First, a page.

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Calls for more women in local politics

Just ten of the 52 councillors for West Berkshire are female

Dan Cooper

Dan Cooper


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Council tax set to rise by four per cent from April

MORE should be done to encourage women to enter local politics with females making up just 19 per cent of the elected posts on West Berkshire Council.

The call comes following a national report by the Institute for Public Policy Research (IPPR), which has highlighted the lack of women across local government.

The IPPR found that across the country just 33 per cent of councillors were female, finding that women face a number of barriers in entering local government and progression into leadership roles.

Of the 52 councillors on West Berkshire Council just 10 are female.

And with more than 80 per cent of the district council members being male, chair of campaign co-ordination group for Newbury and West Berkshire Liberal Democrats, Sarah Lowes, has said more encouragement should be given to women to get them to stand in local elections.

“The most important thing is the council and councillors reflect and represent the people they are representing,” shesaid.

“It’s certainly very male-dominated and I don’t see a male-dominated society when I walk down Newbury or Thatcham high street.”

The IPPR report, Power to the People, found that, since 2007, the percentage of female candidates selected by political parties to stand in council ward elections has flatlined at around a third.

The report also said that to achieve equal numbers of male and female councillors, 3,028 more women will need to be elected nationally – an increase of more than 50 per cent.

Clare McNeil, IPPR associate director, said political institutions and parties must introduce more ambitious quotas to improve representation in the short-term, while calling on local government to do more to encourage women to stand and support them once they have been selected.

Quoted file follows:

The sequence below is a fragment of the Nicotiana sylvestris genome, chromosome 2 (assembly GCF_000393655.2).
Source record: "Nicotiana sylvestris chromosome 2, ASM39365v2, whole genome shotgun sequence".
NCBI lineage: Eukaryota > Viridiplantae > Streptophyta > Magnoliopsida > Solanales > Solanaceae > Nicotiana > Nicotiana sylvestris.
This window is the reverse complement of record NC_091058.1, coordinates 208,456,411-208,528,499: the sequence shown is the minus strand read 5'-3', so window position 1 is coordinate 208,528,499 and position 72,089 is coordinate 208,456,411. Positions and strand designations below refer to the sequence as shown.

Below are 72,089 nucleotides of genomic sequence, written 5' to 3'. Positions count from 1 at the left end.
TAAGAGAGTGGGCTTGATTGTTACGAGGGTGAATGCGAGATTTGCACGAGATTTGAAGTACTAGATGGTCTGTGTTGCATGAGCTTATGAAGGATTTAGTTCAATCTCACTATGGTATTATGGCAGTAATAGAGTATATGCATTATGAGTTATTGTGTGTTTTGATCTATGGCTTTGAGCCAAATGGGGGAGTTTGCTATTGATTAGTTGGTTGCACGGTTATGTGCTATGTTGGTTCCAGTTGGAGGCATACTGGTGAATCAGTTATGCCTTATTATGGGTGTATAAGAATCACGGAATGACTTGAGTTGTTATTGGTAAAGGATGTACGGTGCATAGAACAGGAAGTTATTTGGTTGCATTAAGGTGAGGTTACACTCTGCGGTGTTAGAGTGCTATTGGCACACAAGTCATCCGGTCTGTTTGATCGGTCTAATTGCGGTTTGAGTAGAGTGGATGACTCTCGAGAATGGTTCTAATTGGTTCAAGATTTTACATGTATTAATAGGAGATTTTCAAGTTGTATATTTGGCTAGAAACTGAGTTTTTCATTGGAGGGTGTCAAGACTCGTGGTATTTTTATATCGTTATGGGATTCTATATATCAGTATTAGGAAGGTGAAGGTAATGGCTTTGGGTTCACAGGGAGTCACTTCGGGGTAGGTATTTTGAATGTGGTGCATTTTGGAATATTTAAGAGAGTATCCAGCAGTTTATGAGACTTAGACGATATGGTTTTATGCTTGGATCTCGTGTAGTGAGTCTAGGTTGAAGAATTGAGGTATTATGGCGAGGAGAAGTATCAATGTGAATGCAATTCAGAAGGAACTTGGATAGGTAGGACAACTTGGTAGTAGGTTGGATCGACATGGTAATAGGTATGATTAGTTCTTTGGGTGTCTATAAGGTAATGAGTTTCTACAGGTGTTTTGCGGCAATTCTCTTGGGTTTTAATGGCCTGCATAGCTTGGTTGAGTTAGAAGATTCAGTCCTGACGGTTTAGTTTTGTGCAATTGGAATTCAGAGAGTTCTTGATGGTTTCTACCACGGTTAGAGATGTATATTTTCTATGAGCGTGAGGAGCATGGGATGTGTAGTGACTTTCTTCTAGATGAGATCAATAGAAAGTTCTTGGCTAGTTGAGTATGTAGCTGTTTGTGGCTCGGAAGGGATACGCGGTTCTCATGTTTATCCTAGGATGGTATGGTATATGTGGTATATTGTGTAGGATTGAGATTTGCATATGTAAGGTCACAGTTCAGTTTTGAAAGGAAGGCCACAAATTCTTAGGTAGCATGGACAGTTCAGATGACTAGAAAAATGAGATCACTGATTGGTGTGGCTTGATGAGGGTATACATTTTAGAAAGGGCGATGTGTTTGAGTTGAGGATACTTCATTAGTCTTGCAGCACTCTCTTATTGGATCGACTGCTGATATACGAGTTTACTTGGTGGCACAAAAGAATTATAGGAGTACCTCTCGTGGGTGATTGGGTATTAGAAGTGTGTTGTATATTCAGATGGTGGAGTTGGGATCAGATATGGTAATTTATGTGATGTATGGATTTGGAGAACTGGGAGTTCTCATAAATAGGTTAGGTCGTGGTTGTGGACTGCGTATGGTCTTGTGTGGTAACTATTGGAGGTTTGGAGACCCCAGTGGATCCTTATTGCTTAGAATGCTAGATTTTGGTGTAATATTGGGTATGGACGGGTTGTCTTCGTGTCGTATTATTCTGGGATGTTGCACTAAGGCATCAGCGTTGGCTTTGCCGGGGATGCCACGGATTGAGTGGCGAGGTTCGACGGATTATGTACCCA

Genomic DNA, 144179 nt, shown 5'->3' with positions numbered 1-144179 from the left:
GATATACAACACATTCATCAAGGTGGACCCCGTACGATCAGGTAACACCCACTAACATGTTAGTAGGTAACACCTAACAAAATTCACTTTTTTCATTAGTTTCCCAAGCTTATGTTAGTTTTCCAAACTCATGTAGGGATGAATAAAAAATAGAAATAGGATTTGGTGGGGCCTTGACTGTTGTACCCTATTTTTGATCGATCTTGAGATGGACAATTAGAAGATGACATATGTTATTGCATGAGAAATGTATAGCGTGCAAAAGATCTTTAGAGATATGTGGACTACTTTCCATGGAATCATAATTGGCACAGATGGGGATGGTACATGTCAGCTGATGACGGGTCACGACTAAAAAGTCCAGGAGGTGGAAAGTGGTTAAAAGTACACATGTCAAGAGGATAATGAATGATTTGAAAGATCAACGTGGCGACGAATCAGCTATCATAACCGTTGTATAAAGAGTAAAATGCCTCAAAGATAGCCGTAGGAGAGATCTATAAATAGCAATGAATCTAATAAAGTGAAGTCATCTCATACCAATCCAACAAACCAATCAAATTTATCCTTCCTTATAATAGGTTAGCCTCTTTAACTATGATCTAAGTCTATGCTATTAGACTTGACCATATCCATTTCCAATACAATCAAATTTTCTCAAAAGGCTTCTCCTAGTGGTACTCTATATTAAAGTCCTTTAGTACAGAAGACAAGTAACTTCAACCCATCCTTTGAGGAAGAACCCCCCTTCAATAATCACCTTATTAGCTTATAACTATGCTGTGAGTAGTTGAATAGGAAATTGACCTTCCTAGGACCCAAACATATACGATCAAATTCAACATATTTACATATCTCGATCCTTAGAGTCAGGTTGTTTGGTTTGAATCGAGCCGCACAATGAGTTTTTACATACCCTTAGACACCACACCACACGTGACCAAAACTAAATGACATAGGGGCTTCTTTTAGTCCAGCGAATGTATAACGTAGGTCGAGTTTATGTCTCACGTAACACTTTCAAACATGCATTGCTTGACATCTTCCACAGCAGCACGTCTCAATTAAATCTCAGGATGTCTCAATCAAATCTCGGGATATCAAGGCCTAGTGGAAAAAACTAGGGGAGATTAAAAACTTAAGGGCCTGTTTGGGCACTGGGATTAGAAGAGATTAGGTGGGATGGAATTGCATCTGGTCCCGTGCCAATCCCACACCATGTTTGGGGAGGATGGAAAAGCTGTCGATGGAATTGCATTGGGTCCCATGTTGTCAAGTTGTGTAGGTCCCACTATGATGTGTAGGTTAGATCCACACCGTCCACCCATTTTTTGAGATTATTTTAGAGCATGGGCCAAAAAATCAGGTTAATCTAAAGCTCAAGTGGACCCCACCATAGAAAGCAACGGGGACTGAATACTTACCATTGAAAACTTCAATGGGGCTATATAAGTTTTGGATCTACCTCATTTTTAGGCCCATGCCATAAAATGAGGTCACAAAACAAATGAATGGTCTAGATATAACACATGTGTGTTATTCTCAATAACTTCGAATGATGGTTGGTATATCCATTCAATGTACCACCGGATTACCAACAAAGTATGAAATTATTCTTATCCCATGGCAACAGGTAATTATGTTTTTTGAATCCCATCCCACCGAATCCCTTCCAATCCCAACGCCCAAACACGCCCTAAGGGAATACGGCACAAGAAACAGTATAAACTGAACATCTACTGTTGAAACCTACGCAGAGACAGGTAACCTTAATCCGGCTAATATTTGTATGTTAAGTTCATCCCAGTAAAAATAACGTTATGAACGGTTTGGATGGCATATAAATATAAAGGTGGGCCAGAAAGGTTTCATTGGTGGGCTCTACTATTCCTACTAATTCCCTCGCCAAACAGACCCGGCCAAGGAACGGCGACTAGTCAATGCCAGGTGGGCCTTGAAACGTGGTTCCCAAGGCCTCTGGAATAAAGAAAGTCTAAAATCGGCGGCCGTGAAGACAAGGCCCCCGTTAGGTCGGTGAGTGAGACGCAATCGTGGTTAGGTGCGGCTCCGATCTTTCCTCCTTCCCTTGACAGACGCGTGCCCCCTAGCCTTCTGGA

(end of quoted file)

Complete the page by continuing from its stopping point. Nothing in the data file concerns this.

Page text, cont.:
“Without these measures representation will continue to be deeply unequal,” she said.

Deputy leader of West Berkshire Council Hilary Cole said, while women should be encouraged to enter the local political arena, “the will and commitment to serve and represent communities” was paramount.

The Conservative councillor added: “From a woman’s perspective, I think we have come a long way, but still have far to go. 

“I would like to see more women in senior roles in business, as well as more women politicians. But I think that women , have to strive harder to achieve their goals

“Women are far more open to comment and criticism on their appearance than men for example; there are never major discussions on a male PM’s shoes, as there are if the PM is a woman, which may put some women off taking part in public life. 

“Having said that, history is peppered with women, who have achieved great things, and I am sure this will be the case in the future too.”

Leader of the Conservative-led council Graham Jones also said he would like to see more females, as well as younger members and more ethnic minorities on the council.

“This is an issue of political culture,” he said.

“At the last election it was probably the case for all political parties that more men came forward to stand than women.  

“West Berkshire is a progressive council and we need to maintain an environment where the role is as equally attractive to men and women.”

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